An innocent bystander is dead, shot by the good guys. Now the London mayor is claiming that Jean Charles de Menezes, the ‘South Asian-looking’ guy shot by British special forces, was actually a victim of terrorism rather than the cops. It’s Livingstone, I presume:
London Mayor Ken Livingstone described Mr Menezes as a “victim of the terrorist attacks”. [Link]
More innocent people could be shot dead by police… Scotland Yard’s chief admitted yesterday. [Link]
Livingstone’s statement is faulty moral calculus and actively blocks the solution. First and foremost, you must assign responsibility accurately, otherwise you’ll never fix the problem. The terrorist attacks are a contributing cause. The primary cause is the commando who held him down and shot him seven times in the head.
Shoot to kill is indeed a good policy when you’re highly certain the suspect is a suicide bomber. But the criteria have to be tightened and the threshold for action tweaked. We have empirical proof of it: it’s de Menezes’ body. ‘He ran’ and ‘he had brown skin’ aren’t reason enough to kill someone. The criminal justice system doesn’t execute or even imprison people for those reasons.
This is an issue apart from the terrorists, who are obviously mass murderers. It’s of interest because society holds sway over its government’s shoot-to-kill criteria in a way that it doesn’t over deluded, nihilist 19-year-olds. We grant governments a monopoly on the use of force precisely because they have the duty and the means to use it correctly.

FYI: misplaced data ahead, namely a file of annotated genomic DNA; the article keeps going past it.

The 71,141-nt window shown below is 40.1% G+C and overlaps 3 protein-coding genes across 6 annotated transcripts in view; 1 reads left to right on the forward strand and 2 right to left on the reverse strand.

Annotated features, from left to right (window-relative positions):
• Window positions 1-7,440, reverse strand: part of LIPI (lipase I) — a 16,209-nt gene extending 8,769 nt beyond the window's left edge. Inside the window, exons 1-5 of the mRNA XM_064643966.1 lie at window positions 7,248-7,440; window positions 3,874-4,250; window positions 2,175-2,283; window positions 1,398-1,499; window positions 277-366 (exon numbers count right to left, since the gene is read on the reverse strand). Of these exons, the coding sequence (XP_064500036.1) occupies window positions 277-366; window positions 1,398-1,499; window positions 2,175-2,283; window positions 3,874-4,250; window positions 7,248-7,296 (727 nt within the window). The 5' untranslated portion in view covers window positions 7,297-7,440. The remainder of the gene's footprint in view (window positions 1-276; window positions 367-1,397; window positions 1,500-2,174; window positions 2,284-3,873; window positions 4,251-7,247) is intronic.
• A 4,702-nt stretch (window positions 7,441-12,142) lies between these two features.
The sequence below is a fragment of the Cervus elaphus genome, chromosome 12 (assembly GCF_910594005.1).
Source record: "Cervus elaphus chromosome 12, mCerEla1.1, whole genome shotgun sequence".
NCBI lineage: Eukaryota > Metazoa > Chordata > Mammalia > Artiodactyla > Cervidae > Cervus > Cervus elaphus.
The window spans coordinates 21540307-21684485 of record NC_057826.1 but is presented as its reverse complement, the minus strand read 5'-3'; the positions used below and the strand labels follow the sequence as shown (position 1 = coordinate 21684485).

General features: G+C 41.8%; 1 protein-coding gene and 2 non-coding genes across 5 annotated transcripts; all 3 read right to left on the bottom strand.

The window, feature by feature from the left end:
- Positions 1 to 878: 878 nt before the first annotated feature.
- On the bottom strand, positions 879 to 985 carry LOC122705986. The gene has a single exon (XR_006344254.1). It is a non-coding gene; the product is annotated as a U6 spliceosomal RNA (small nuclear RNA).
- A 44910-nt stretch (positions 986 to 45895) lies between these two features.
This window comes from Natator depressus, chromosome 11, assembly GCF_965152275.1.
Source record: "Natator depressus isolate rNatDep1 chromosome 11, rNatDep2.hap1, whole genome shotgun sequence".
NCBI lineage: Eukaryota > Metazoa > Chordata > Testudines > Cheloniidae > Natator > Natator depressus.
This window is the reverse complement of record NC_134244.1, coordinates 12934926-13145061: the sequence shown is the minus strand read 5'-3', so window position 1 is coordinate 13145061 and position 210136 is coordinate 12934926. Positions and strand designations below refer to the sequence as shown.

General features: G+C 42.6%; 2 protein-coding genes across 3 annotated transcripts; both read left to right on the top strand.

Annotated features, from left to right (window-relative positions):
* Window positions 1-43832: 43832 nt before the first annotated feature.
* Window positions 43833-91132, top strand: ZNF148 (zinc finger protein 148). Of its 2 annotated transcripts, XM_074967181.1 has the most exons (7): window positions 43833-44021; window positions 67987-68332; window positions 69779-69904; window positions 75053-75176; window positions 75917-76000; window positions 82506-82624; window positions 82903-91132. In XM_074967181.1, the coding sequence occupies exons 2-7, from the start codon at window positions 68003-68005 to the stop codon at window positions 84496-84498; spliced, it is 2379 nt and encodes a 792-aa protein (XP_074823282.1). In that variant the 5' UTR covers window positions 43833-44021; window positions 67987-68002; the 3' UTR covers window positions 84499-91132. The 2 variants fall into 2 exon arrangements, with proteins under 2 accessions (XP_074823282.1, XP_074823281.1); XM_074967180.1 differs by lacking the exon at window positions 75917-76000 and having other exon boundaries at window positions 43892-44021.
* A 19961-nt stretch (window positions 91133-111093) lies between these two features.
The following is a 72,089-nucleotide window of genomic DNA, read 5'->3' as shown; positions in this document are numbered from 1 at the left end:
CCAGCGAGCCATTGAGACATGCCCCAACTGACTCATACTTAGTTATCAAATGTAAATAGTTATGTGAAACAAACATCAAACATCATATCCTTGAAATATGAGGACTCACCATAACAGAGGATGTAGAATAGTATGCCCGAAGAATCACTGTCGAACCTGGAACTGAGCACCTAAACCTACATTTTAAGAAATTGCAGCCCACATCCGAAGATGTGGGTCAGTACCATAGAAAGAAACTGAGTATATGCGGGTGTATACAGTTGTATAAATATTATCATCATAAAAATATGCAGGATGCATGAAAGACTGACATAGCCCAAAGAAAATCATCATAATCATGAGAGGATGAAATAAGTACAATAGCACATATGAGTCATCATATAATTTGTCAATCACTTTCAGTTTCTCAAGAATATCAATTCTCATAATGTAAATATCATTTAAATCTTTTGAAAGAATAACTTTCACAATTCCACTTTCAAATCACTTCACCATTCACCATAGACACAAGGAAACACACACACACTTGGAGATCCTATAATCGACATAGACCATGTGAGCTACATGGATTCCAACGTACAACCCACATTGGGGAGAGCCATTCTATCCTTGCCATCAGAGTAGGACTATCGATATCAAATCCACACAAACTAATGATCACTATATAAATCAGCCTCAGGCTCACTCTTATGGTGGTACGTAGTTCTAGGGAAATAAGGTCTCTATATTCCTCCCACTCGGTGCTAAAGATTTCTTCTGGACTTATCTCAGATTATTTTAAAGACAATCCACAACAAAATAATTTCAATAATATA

Several nonlethal weapons which might work exist today: bomb jammers, stun guns, beanbag guns, rubber bullets, plastic bullets, pepperball guns, sticky shockers, immobilizing goo, veiling glare lasers, flash bang grenades, pain-inducing microwaves and millimeter wave body scanners for detecting explosives.
Even more advanced solutions such as electromagnetic pulse guns and microwave guns which only affect electronics are under development. Many waves (electromagnetic and laser) affect different materials in different ways, for example by discriminating between the human body and explosives or detonators. X-rays, CAT scans, surgical and dental lasers, and luggage scanners rely on a variety of these effects.
But when you say ‘it wasn’t our fault,’ when you go into denial, you immediately truncate the search for a fix and the R&D investment needed to solve the problem. Western militaries have invested significantly in technology to curtail friendly fire. It’s worth doing so for law enforcement as well.
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